written by Abby Kilgore and Anna Holland
People of all ages connect through events like charades and bean bag baseball at Harding Place, a Christian retirement community in Searcy, Arkansas. Residents look forward to the unique events that cater to their generation and these events are an opportunity for younger people to get involved in the community by creating lasting friendships.
In 1997 Harding decided to make a positive difference by creating a Christian community for senior citizens, according to Randy Reynolds, the director of Harding Place. Since its beginning, Harding has striven to connect the residents of Harding Place to Harding’s students, according to Reynolds. This is accomplished through events like the annual freshman cookout.
In 2014, Harding Place began bringing food and games to the front lawn for incoming freshmen, as an effort to connect Harding students with the people who work at Harding Place.
“Letting people know we are here starts with students knowing we are here,” Reynolds said. “We do all kinds of activities to create a connection.”
When Harding students want to make a connection with Harding Place, their first contact is with Jeff Kellar, the Harding Place activities director. He started working there in 2012 and said the main goal at Harding Place is to show how residents and students are similar in many ways.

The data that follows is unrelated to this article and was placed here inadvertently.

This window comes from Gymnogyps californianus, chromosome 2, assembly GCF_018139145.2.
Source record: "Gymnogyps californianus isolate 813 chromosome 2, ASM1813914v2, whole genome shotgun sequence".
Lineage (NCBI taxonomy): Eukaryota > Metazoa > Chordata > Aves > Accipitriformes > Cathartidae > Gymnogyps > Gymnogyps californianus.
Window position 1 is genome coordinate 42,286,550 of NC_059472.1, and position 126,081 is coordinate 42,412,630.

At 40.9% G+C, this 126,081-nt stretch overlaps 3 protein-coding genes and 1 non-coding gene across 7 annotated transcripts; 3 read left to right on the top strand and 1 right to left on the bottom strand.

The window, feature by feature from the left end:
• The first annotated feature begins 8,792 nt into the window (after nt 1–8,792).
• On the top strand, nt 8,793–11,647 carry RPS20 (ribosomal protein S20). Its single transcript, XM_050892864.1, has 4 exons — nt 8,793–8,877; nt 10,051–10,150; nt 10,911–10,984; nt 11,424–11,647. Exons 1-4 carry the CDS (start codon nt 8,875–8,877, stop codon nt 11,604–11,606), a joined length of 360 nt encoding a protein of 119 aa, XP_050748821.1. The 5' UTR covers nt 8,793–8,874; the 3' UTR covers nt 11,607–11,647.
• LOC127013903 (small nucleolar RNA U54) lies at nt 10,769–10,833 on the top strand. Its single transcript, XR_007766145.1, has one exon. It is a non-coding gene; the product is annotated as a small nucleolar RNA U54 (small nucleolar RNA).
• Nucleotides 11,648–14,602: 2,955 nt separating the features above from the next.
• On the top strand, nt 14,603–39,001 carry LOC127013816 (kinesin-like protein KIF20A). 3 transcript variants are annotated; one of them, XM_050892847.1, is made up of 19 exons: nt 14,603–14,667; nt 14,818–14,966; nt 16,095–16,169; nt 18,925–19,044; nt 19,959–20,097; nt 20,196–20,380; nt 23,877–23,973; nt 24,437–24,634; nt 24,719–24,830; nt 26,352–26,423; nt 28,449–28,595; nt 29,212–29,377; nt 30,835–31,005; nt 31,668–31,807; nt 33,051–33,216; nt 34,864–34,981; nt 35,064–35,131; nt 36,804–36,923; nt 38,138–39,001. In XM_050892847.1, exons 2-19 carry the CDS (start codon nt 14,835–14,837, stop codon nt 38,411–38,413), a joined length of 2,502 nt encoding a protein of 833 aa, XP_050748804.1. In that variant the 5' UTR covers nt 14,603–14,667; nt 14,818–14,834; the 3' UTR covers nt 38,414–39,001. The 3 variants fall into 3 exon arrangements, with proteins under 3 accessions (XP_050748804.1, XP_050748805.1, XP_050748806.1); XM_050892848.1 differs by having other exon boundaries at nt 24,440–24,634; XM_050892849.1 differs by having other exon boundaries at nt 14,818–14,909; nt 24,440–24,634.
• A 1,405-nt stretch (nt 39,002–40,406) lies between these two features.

“Beyond the opportunities of filling apartments are the connections between these lovely people who live here and the students,” Kellar said. “There is a revelation where they figure out these people aren’t just sitting around. … They are real people. They have personalities and life experiences they can share. Our residents glean from the students’ energy and spirit and enthusiasm — they love it.”
The most recent project involved making baby blankets for those in the hospital.
“We started the monthly service projects because our residents were serving in their churches their whole lives,” Reynolds said. “Then all of a sudden, they are coming here and are expected to be served. They do not have that expectation.”
Creating volunteer opportunities is one aspect of Reynolds and Kellar incorporating missions into their work, which they said they see as a ministry.
Part of this ministry involves helping residents’ family members during times of grief — something most other independent living establishments do not incorporate, according to Reynolds.
Reynolds said the staff has created lifetime connections with residents’ families by helping them through difficult times. He said it is a bond neither forgets and is a vital part of the ministry at Harding Place.
“I was petrified at first about helping a family walk through a process like losing someone,” Reynolds said. “After you go through that process, it is a connection you have with that family forever.”
Along with close relationships, Reynolds and Kellar said they constantly find new ways to distinguish Harding Place from other independent living communities, such as providing home-cooked meals and partnering with Home Instead Senior Care to give their residents daily medical assistance.
“We try to make tomorrow better than yesterday,” Reynolds said. “This is a ministry of ours, not just a job.”